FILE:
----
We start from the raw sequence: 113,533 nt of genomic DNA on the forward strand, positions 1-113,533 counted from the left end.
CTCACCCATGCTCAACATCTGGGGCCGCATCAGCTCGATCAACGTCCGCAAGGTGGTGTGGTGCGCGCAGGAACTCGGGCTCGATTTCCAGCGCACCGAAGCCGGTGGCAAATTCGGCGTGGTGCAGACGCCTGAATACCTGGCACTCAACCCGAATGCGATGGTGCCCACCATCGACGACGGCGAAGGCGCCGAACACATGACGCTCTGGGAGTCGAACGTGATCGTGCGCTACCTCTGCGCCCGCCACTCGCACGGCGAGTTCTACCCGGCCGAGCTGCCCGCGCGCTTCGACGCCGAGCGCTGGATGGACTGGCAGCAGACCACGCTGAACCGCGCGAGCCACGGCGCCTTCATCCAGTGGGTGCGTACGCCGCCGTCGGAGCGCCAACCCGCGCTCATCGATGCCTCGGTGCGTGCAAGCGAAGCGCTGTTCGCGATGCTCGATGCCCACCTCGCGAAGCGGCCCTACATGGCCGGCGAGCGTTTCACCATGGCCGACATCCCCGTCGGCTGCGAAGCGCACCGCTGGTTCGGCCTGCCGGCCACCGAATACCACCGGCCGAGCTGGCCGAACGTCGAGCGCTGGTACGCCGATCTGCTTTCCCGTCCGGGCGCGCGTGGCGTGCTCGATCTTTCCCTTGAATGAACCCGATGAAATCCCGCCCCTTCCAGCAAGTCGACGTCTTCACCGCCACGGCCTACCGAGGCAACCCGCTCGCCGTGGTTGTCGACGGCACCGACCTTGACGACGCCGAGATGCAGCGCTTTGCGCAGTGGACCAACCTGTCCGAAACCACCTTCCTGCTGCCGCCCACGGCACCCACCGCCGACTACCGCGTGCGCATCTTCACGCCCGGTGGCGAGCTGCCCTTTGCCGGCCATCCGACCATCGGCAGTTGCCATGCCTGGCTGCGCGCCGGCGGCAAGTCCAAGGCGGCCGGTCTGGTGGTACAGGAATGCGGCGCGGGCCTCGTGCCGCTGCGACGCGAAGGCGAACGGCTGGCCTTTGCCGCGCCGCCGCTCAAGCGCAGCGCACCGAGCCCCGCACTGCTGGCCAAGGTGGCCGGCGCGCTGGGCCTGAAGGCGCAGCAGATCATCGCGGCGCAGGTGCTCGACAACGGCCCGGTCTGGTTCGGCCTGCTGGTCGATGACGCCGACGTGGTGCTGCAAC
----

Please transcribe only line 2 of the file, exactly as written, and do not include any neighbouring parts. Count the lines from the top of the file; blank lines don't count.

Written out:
CTCACCCATGCTCAACATCTGGGGCCGCATCAGCTCGATCAACGTCCGCAAGGTGGTGTGGTGCGCGCAGGAACTCGGGCTCGATTTCCAGCGCACCGAAGCCGGTGGCAAATTCGGCGTGGTGCAGACGCCTGAATACCTGGCACTCAACCCGAATGCGATGGTGCCCACCATCGACGACGGCGAAGGCGCCGAACACATGACGCTCTGGGAGTCGAACGTGATCGTGCGCTACCTCTGCGCCCGCCACTCGCACGGCGAGTTCTACCCGGCCGAGCTGCCCGCGCGCTTCGACGCCGAGCGCTGGATGGACTGGCAGCAGACCACGCTGAACCGCGCGAGCCACGGCGCCTTCATCCAGTGGGTGCGTACGCCGCCGTCGGAGCGCCAACCCGCGCTCATCGATGCCTCGGTGCGTGCAAGCGAAGCGCTGTTCGCGATGCTCGATGCCCACCTCGCGAAGCGGCCCTACATGGCCGGCGAGCGTTTCACCATGGCCGACATCCCCGTCGGCTGCGAAGCGCACCGCTGGTTCGGCCTGCCGGCCACCGAATACCACCGGCCGAGCTGGCCGAACGTCGAGCGCTGGTACGCCGATCTGCTTTCCCGTCCGGGCGCGCGTGGCGTGCTCGATCTTTCCCTTGAATGAACCCGATGAAATCCCGCCCCTTCCAGCAAGTCGACGTCTTCACCGCCACGGCCTACCGAGGCAACCCGCTCGCCGTGGTTGTCGACGGCACCGACCTTGACGACGCCGAGATGCAGCGCTTTGCGCAGTGGACCAACCTGTCCGAAACCACCTTCCTGCTGCCGCCCACGGCACCCACCGCCGACTACCGCGTGCGCATCTTCACGCCCGGTGGCGAGCTGCCCTTTGCCGGCCATCCGACCATCGGCAGTTGCCATGCCTGGCTGCGCGCCGGCGGCAAGTCCAAGGCGGCCGGTCTGGTGGTACAGGAATGCGGCGCGGGCCTCGTGCCGCTGCGACGCGAAGGCGAACGGCTGGCCTTTGCCGCGCCGCCGCTCAAGCGCAGCGCACCGAGCCCCGCACTGCTGGCCAAGGTGGCCGGCGCGCTGGGCCTGAAGGCGCAGCAGATCATCGCGGCGCAGGTGCTCGACAACGGCCCGGTCTGGTTCGGCCTGCTGGTCGATGACGCCGACGTGGTGCTGCAAC